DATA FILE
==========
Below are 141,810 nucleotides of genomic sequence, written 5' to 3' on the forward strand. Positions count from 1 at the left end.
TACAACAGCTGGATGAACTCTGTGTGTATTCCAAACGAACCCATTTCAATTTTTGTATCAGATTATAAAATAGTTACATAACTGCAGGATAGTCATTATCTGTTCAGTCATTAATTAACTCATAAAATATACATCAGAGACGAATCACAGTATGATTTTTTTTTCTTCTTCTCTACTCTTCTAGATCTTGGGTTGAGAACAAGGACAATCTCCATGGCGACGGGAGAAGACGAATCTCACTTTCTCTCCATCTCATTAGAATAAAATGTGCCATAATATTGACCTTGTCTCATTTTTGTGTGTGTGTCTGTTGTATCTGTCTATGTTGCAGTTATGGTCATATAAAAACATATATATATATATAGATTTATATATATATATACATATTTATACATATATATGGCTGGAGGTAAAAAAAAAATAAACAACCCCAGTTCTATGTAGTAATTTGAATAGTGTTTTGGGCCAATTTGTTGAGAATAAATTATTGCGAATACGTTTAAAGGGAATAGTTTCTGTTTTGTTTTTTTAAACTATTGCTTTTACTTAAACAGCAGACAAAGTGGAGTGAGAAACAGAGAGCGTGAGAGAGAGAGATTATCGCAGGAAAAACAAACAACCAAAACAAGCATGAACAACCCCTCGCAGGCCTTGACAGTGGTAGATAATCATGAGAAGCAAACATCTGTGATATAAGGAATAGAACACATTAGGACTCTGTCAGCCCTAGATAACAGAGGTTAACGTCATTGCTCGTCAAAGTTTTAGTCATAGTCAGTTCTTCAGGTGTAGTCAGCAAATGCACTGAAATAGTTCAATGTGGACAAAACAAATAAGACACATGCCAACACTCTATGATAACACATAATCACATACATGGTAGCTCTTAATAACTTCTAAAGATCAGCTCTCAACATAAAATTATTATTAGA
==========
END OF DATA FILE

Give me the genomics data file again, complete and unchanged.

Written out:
Below are 141,810 nucleotides of genomic sequence, written 5' to 3' on the forward strand. Positions count from 1 at the left end.
TACAACAGCTGGATGAACTCTGTGTGTATTCCAAACGAACCCATTTCAATTTTTGTATCAGATTATAAAATAGTTACATAACTGCAGGATAGTCATTATCTGTTCAGTCATTAATTAACTCATAAAATATACATCAGAGACGAATCACAGTATGATTTTTTTTTCTTCTTCTCTACTCTTCTAGATCTTGGGTTGAGAACAAGGACAATCTCCATGGCGACGGGAGAAGACGAATCTCACTTTCTCTCCATCTCATTAGAATAAAATGTGCCATAATATTGACCTTGTCTCATTTTTGTGTGTGTGTCTGTTGTATCTGTCTATGTTGCAGTTATGGTCATATAAAAACATATATATATATATAGATTTATATATATATATACATATTTATACATATATATGGCTGGAGGTAAAAAAAAAATAAACAACCCCAGTTCTATGTAGTAATTTGAATAGTGTTTTGGGCCAATTTGTTGAGAATAAATTATTGCGAATACGTTTAAAGGGAATAGTTTCTGTTTTGTTTTTTTAAACTATTGCTTTTACTTAAACAGCAGACAAAGTGGAGTGAGAAACAGAGAGCGTGAGAGAGAGAGATTATCGCAGGAAAAACAAACAACCAAAACAAGCATGAACAACCCCTCGCAGGCCTTGACAGTGGTAGATAATCATGAGAAGCAAACATCTGTGATATAAGGAATAGAACACATTAGGACTCTGTCAGCCCTAGATAACAGAGGTTAACGTCATTGCTCGTCAAAGTTTTAGTCATAGTCAGTTCTTCAGGTGTAGTCAGCAAATGCACTGAAATAGTTCAATGTGGACAAAACAAATAAGACACATGCCAACACTCTATGATAACACATAATCACATACATGGTAGCTCTTAATAACTTCTAAAGATCAGCTCTCAACATAAAATTATTATTAGA